For years, a group of vulnerable students has been falling through the cracks. Now, a charity is making sure their voices are heard, with life-changing results
Across England and Wales, there are more than 9,300 university students who are estranged from their family. Distinct from care leavers — often because the family breakdown happened when they were too old to be taken into care — these students have no financial support, no home to go back to and, often, no one rooting for their success.
The impact this has on their wellbeing can be huge. Forty-one per cent consider quitting their course and the number that are able to complete their studies is three times lower than the national average. “There was a lot of self-doubt at the beginning,” says Keiran Cull (pictured above), a student at the University of Sunderland, who is estranged from her family. “I was really depressed. I had no one.”
That’s where Stand Alone comes in, a charity that supports adults who are estranged from their family, or from a key family member. It was founded in 2012 by Becca Bland, who became estranged from her own family while in her twenties. “The assumption is that all families are unconditionally close, functional, loving and caring,” says Bland. “But it unfortunately is not the case.” When more and more estranged students began to get in touch with Stand Alone, Bland began to suspect that many universities were not doing enough to help.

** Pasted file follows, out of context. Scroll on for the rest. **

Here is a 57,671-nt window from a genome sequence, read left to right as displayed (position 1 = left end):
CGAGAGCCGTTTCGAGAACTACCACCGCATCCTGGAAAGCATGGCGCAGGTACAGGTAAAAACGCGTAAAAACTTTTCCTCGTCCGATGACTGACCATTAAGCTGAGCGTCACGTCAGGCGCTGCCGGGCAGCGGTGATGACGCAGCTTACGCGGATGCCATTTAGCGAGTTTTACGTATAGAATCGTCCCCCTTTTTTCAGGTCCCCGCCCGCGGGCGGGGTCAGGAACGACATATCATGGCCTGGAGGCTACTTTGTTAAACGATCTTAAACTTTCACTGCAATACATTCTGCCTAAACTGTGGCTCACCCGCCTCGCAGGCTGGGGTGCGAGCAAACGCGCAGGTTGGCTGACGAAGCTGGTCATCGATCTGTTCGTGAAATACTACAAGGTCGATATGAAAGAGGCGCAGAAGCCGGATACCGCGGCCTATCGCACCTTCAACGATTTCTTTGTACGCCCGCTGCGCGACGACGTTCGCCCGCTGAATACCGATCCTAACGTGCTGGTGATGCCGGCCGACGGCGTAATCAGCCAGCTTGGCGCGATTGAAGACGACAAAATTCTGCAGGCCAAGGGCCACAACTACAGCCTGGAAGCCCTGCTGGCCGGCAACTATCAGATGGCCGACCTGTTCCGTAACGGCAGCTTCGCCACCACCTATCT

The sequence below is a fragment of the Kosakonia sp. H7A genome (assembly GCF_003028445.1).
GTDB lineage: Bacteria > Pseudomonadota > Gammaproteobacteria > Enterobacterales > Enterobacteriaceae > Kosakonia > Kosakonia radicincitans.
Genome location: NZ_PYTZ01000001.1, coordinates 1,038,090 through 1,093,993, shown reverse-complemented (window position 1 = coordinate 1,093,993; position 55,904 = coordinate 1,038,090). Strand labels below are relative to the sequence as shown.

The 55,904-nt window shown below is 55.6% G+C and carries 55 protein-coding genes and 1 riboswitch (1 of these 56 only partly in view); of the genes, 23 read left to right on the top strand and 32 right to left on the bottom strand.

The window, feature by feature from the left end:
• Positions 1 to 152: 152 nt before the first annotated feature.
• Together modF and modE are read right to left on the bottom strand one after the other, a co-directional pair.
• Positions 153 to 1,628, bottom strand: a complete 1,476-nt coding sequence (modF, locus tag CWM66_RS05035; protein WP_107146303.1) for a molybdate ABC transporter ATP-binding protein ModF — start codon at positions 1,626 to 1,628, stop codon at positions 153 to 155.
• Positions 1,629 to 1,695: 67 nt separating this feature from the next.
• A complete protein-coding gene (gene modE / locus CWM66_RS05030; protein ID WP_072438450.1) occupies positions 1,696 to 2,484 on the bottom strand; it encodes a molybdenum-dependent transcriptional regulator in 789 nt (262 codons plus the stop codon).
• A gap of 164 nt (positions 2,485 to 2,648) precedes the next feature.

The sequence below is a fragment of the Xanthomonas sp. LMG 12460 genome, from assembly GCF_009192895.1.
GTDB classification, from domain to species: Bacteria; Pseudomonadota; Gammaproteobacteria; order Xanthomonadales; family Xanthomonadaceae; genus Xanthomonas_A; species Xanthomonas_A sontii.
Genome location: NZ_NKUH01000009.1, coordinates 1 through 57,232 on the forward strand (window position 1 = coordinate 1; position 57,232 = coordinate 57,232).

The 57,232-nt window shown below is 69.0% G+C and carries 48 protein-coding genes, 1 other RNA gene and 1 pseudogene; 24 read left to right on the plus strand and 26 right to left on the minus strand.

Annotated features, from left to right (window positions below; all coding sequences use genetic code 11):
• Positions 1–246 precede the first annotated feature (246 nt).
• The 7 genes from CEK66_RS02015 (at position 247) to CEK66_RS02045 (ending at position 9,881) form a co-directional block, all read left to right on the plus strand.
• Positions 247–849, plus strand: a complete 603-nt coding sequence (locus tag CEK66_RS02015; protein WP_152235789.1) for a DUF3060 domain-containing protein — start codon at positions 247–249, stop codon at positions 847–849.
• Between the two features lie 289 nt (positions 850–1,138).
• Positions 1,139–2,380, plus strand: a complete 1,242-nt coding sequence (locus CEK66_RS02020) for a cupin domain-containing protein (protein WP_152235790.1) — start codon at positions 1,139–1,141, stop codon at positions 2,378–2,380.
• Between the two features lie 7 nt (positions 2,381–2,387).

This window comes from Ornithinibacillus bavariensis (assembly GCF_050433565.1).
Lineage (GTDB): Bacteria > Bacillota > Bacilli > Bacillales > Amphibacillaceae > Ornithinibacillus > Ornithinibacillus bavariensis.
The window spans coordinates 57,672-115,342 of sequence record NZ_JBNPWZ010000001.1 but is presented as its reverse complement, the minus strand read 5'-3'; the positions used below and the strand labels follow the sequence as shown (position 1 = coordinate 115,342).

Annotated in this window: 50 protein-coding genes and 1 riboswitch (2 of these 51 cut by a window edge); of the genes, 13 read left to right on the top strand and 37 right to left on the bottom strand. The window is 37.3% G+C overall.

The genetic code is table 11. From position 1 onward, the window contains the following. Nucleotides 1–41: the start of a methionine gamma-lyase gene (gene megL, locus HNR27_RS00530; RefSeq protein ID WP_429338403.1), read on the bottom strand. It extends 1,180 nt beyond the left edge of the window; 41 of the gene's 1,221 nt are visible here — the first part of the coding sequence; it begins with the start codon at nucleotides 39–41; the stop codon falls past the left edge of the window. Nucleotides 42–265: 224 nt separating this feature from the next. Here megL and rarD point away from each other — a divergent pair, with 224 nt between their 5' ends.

“Some institutions were very aware of this cohort but hadn’t the remit or policy impetus to support them,” she says. After researching the issue, Stand Alone highlighted the key areas that estranged students need support with. The first is finance: stretching a loan intended for three academic terms over an entire year can be hugely difficult.
The second is housing: students are often required to vacate halls during the holidays, leaving some with nowhere to go. Stand Alone has been asking universities to sign the Stand Alone pledge, urging the vice-chancellor to publicly acknowledge that these students need support and are entitled to receive it.
The assumption is that all families are unconditionally close, functional, loving and caring. But it unfortunately is not the case
The pledge initiative began in 2016 and 42 institutions have since signed up, introducing support such as dedicated mental health services, appropriate accommodation and bursaries. Cull, for instance, who studies physiological sciences, has been awarded a £1,500 per year bursary. She says: “I’ve been able to reduce the hours working at my part-time job, so I can improve my grades.”
As well as helping with the practicalities, the Stand Alone pledge has introduced students like Cull to a community of others who understand their situation. “Knowing that others are going through the same thing, and yet are still achieving things, makes me more driven,” she tells Positive News. “I want to prove that without having a family, you can still do this. It is possible for anyone.”
Featured image: Keiran Cull, photographed by David Wood